Don't miss

Replay


LATEST SHOWS

EYE ON AFRICA

Seven African countries' economies at risk over Brexit decision

Read more

THE DEBATE

Britain votes out: What next?

Read more

#TECH 24

The 'fintech' revolution

Read more

FRANCE IN FOCUS

A certified 'palace': How hotels strive for excellence

Read more

#THE 51%

In her own image: Women in Art

Read more

REPORTERS

World War I: When northern France was on German time

Read more

REVISITED

Video: Ugandan city still scarred by Lord's Resistance Army atrocities

Read more

MEDIAWATCH

#Brexit sparks a storm on social media

Read more

BUSINESS DAILY

Markets, pound plunge on Brexit vote

Read more

Americas

FARC frees captive politician

Text by FRANCE 24 (with wires)

Latest update : 2009-02-05

Colombian FARC guerillas handed over former provincial governor Alan Jara to a Red Cross team, the first in three announced hostage liberations. Jara was captured in 200 as he was travelling along a rural road in a UN vehicle.

A Red Cross team swooped by helicopter into Colombia's southern jungles on Tuesday to pick up a politician FARC guerrillas plan to release after more than seven years in captivity.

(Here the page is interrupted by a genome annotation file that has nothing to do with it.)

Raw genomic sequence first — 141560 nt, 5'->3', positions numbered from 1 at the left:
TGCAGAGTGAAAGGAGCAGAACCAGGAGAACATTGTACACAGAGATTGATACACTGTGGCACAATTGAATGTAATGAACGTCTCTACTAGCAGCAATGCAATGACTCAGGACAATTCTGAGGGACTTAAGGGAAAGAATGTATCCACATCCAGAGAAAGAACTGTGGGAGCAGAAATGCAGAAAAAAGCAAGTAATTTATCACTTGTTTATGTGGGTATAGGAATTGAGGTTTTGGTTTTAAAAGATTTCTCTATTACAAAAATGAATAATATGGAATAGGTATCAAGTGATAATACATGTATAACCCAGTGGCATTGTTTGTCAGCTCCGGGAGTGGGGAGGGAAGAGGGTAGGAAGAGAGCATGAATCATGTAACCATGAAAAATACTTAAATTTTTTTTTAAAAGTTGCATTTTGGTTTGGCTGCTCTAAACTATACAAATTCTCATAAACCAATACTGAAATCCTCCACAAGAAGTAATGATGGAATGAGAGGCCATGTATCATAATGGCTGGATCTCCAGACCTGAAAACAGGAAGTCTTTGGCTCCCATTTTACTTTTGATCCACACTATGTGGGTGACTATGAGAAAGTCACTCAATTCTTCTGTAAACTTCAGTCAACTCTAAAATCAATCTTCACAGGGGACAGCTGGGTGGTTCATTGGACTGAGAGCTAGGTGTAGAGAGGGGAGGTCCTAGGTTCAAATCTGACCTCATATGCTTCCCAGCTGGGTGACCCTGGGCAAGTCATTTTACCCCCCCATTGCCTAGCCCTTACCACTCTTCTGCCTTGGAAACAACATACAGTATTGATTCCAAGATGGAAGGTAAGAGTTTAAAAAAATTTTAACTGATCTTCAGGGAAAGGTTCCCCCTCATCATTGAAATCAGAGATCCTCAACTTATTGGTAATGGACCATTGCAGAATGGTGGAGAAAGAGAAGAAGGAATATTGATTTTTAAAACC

Rebels freed three captive police officers and a soldier on Sunday in the first of three planned handovers that have fueled speculation the FARC is seeking to regain political capital after a year of military setbacks.

 

The Red Cross team and a left-wing senator who helped broker the releases on Tuesday plan to bring back Alan Jara, a former provincial governor who was seized by guerrillas in 2001 as he traveled along a rural road in a U.N. vehicle.

 

 

Jara was one of two remaining politicians in FARC captivity and part of a group of around 20 high-profile hostages the leftist rebels say they want to swap for jailed fighters.

 

But talks to end Colombia's four-decade-old conflict still appear distant.

 

Jara's handover was delayed by a day after President Alvaro Uribe's government and Cordoba's civilian commission sparred over accusations military aircraft had pursued the mission on Sunday. The government denied charges it harassed the team.

 

Begun in the 1960s as a Marxist peasant army, the FARC has been sapped by desertions and the loss of top commanders as Uribe's U.S.-backed military retakes parts of the Andean country once plagued by bombings and massacres.

 

Violence and kidnapping have eased, but the FARC remains a potent force. Rebels still hold scores of hostages for extortion and political leverage and were blamed for two urban bombings over the last week that killed at least four people.

 

Date created : 2009-02-03

COMMENT(S)